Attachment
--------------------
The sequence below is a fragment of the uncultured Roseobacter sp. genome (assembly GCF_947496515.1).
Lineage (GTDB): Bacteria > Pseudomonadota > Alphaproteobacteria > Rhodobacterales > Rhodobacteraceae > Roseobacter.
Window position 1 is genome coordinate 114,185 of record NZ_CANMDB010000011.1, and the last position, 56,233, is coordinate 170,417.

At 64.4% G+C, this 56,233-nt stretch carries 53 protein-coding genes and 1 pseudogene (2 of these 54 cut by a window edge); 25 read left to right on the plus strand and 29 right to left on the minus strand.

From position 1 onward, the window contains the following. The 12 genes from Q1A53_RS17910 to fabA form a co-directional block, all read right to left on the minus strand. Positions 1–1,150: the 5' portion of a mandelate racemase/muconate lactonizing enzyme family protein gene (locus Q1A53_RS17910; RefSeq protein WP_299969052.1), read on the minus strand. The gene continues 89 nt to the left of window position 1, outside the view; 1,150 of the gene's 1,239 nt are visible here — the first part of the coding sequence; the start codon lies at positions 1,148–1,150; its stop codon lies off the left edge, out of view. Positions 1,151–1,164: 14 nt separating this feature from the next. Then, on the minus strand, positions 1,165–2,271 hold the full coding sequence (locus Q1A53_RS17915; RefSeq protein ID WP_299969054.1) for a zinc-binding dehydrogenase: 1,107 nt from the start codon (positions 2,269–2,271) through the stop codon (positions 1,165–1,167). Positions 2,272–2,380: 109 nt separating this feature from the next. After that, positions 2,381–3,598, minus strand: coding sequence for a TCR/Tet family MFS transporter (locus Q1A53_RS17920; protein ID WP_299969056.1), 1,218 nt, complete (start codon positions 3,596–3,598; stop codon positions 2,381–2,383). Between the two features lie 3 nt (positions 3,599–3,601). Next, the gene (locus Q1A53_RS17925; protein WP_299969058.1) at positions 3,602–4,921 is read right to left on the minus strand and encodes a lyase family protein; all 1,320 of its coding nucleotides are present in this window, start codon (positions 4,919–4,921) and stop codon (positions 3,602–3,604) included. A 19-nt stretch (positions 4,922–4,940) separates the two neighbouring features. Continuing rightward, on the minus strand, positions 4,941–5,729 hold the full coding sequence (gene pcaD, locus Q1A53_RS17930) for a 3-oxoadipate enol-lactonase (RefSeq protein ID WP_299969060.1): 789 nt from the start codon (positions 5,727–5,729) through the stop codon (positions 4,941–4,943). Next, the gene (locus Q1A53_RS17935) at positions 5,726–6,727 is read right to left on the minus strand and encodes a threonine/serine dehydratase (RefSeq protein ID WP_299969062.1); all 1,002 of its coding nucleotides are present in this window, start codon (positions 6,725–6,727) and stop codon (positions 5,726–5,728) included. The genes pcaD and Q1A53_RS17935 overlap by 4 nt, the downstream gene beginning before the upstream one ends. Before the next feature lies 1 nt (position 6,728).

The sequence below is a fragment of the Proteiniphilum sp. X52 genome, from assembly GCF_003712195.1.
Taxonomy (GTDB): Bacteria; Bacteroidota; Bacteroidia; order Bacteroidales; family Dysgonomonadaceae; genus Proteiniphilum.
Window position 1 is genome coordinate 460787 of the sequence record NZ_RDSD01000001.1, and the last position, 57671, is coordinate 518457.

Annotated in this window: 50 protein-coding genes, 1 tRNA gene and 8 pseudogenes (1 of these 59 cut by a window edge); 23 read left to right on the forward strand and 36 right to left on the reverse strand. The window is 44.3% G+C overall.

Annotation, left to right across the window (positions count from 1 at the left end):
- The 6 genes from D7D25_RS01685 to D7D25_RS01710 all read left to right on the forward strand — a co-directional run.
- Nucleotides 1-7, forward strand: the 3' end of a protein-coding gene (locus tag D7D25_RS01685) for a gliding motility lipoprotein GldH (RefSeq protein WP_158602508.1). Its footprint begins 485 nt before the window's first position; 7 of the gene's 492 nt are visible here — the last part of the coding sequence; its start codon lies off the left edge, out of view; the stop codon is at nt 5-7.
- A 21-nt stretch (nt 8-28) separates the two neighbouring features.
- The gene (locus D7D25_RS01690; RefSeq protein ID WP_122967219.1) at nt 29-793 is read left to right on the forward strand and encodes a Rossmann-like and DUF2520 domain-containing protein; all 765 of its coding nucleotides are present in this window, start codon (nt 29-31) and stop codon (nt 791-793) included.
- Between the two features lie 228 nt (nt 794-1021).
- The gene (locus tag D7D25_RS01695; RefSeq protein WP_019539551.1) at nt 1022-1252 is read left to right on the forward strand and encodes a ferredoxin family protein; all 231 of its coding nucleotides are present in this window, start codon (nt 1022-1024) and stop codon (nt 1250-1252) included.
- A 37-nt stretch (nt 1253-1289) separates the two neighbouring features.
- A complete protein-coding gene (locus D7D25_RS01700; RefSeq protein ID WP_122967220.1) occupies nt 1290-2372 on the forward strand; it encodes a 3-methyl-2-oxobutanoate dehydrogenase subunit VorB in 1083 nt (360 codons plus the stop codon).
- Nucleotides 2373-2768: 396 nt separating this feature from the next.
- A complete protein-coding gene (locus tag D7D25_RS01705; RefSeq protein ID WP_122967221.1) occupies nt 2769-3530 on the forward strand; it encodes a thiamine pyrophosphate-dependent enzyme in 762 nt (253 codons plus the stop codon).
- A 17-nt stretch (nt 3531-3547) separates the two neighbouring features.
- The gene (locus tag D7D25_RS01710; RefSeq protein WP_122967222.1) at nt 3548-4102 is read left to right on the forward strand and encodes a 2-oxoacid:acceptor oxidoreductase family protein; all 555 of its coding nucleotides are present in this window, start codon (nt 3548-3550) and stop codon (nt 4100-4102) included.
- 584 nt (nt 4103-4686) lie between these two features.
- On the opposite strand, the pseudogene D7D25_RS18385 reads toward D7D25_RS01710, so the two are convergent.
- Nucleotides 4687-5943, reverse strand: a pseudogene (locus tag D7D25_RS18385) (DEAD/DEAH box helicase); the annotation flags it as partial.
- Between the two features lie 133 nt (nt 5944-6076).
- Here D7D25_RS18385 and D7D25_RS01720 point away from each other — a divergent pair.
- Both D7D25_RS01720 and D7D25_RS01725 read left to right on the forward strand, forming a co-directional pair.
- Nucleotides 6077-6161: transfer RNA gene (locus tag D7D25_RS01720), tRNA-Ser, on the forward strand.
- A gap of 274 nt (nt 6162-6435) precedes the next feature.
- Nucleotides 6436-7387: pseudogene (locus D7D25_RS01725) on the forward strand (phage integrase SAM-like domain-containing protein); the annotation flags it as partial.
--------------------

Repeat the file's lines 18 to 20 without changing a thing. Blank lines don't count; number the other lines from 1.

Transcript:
- A complete protein-coding gene (locus D7D25_RS01700; RefSeq protein ID WP_122967220.1) occupies nt 1290-2372 on the forward strand; it encodes a 3-methyl-2-oxobutanoate dehydrogenase subunit VorB in 1083 nt (360 codons plus the stop codon).
- Nucleotides 2373-2768: 396 nt separating this feature from the next.
- A complete protein-coding gene (locus tag D7D25_RS01705; RefSeq protein ID WP_122967221.1) occupies nt 2769-3530 on the forward strand; it encodes a thiamine pyrophosphate-dependent enzyme in 762 nt (253 codons plus the stop codon).